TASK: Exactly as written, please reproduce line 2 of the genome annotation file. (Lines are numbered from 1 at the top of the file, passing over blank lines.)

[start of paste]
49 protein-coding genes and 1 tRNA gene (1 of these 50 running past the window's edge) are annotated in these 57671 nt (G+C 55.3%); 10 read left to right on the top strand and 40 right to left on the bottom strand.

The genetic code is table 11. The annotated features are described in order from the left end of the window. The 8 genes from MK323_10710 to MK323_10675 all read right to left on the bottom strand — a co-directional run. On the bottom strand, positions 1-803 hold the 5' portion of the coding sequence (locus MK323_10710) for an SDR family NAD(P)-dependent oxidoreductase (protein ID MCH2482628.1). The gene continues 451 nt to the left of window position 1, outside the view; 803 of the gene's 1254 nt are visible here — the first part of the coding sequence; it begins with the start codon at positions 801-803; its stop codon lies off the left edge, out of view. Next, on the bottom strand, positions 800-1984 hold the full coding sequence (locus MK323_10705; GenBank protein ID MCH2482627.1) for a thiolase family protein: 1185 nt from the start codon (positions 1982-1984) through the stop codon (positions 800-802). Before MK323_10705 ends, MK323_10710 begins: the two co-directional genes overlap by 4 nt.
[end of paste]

The genetic code is table 11. The annotated features are described in order from the left end of the window. The 8 genes from MK323_10710 to MK323_10675 all read right to left on the bottom strand — a co-directional run. On the bottom strand, positions 1-803 hold the 5' portion of the coding sequence (locus MK323_10710) for an SDR family NAD(P)-dependent oxidoreductase (protein ID MCH2482628.1). The gene continues 451 nt to the left of window position 1, outside the view; 803 of the gene's 1254 nt are visible here — the first part of the coding sequence; it begins with the start codon at positions 801-803; its stop codon lies off the left edge, out of view. Next, on the bottom strand, positions 800-1984 hold the full coding sequence (locus MK323_10705; GenBank protein ID MCH2482627.1) for a thiolase family protein: 1185 nt from the start codon (positions 1982-1984) through the stop codon (positions 800-802). Before MK323_10705 ends, MK323_10710 begins: the two co-directional genes overlap by 4 nt.